K-12 Teaching and Learning From the UNC School of Education

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The parties in North Carolina

North Carolina effectively disfranchised African Americans in 1900. Their support had been crucial to Republican candidates, and the Republican Party now became a minority in North Carolina, as it did in most of the South. In the mountains, there were a few pockets of Republican support — left over, in part, from westerners’ opposition to the Civil War — but in the rest of the state, Democrats held a strong majority.

There were still differences of opinion, of course, but they were mostly fought out within the Democratic Party. The Democratic primary election was now the election that mattered; whoever won it was almost assured of victory over his Republican opponent.

The “Solid South,” as the Democrats called their support from (white) southerners, did not always agree with national party leaders. Southern Democrats were a voice of conservatism, preventing the party from fully embracing Progressive Era reforms. Some Democrats within North Carolina pushed for reform — the state got its first state parks in this period, for example, and increased spending on education. Many southern Democrats also supported moral reforms such as Prohibition. But for the most part, the state’s Democratic leaders resisted the changes that northern Democrats, who often represented immigrant workers and ethnic groups in cities, pushed for.

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Related pages

  • Whigs and Democrats: After the War of 1812, the two-party system of Federalists and Democratic-Republicans collapsed, and an era of one-party rule was known as the Era of Good Feelings. But new conflicts arose over the presidency of Andrew Jackson, the Second Bank of the United States, and tariffs, and two new parties, the Whigs and the Democrats, emerged. In North Carolina, the Whigs gained power in the 1830s and began a period of reform.
  • Nathaniel Macon on democracy: Excerpt of a speech by Nathaniel Macon, arguing against the "Midnight Judges Act" of 1801, in which he summarizes the political philosophy of Democratic-Republicans. Primary source includes historical commentary.
  • Political parties in the United States, 1788–1840: Timeline and explanation of the development of political parties in the early national period. Includes a sidebar about parties in North Carolina.

Related topics


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timeline of political parties, 1896–1929

Political parties in the United States, 1896–1929. Click to zoom in. A PDF version (8.5"×14") is also available. (Photograph courtesy of LEARN NC. More about the photograph)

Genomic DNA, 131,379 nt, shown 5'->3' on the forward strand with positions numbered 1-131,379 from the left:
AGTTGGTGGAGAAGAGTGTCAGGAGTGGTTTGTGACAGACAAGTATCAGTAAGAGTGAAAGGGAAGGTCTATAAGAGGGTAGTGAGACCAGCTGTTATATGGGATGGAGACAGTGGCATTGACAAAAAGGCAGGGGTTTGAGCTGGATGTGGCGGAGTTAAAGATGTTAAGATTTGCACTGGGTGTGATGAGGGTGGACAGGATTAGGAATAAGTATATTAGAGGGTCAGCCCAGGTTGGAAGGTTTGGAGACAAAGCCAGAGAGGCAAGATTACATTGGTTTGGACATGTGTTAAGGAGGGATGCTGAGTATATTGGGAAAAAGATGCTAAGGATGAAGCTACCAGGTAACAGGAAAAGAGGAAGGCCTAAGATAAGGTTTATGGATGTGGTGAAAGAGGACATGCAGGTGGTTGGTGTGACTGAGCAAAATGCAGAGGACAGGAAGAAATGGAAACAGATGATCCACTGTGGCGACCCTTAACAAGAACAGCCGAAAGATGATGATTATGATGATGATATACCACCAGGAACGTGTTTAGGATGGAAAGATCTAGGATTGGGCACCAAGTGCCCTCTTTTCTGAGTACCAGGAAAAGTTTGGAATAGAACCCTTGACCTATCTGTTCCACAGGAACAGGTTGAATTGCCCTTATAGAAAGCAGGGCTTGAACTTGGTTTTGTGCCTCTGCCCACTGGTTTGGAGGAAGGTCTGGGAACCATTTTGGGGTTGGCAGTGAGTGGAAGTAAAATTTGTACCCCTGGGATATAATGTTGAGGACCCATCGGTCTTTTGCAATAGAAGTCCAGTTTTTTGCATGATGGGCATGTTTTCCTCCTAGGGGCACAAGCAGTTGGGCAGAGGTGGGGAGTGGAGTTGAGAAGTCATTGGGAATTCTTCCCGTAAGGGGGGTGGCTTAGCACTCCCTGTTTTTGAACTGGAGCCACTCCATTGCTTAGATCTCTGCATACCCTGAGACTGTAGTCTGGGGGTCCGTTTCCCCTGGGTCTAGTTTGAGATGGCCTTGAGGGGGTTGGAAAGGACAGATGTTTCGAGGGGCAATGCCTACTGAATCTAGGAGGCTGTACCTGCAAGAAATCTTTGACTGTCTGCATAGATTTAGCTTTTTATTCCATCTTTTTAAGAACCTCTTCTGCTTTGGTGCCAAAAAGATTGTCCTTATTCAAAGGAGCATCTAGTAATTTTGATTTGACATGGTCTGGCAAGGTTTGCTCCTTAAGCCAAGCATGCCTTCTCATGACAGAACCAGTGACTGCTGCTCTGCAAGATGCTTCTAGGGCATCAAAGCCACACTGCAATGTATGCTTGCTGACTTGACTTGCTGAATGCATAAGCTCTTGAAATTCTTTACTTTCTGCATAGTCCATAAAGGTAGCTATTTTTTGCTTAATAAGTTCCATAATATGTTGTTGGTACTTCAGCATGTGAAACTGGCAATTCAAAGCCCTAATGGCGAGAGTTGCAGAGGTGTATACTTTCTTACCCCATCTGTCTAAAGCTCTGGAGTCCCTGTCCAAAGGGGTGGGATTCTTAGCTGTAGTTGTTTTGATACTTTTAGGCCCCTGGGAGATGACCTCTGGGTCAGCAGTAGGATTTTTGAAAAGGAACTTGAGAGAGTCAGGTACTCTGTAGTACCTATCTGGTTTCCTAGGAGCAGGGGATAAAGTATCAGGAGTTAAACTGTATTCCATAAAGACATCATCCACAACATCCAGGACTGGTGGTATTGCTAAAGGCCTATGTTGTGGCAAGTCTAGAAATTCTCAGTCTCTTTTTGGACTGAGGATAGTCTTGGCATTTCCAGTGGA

Political parties have shifted many times in 220 years of national politics. Even when parties have kept the same names for long periods, their issues, principles, supporters, and regional support all change over time.

This chart shows the evolution of political party systems in the U.S. from 11896 to 1929. Each “party system” is a roughly defined time period in which two major political parties, each with fairly consistent supporters and beliefs, dominated the political scene.

The colored lines represent organized parties that had a significant impact on national politics, electing members of Congress or receiving more than 1% of the vote for President. Where the lines merge and split, parties split or party affiliations changed dramatically in a short period of time. Presidential candidates are also listed for each party. The winner of each presidential election is designated with a bulls-eye.

Political parties in the United States, 1896–1929
Download a printable version of the timeline.
Open as PDF (322 KB, 1 page)

Fourth party system (1896–1932)

The Republicans’ victory in the election of 1896 began an era of Republican dominance that lasted for 36 years. The only Democratic president during this period, Woodrow Wilson, was elected when the Republican Party split in 1912.

Voting blocs were essentially the same as in the third party system, with Republicans stronger than ever in the industrial North and winning support from people of all economic classes. Business interests dominated for most of this period, but the Progressive movement rose in response, demanding reforms of industry and society. Reform had some support from both parties; the questions of how to promote business while reining in its abuses dominated domestic politics. The U.S. also became increasingly involved in international affairs, in the Caribbean, the Pacific, and in Europe during World War I.

In the election of 1896, the Republicans spent unprecedented amounts of money and used new advertising techniques to reach voters. Their techniques of fundraising and advertising now became the norm for both parties.


  • Effectively the only party in the “solid South,” with African-Americans prevented from voting.
  • Still supported by farmers, especially in the West, but support dwindling in the Northeast.
  • Southern influence meant support for economically conservative policies.
  • Supported by most immigrant groups in northern cities, who favored pro-labor policies.
  • Tended to oppose reforms such as Prohibition.


  • Included some Progressive reformers such as Theodore Roosevelt, but dominated by pro-business conservatives after World War I.
  • Strongly nationalist, supporting unity and expansion of national interests, but opposed entry into World War I. Isolationist after the war.
  • More likely to support moral reform, including Prohibition.
  • Dominated politics in the 1920s after the failures of Woodrow Wilson’s international policies.
  • Strongly supported by women after passage of the Nineteenth Amendment.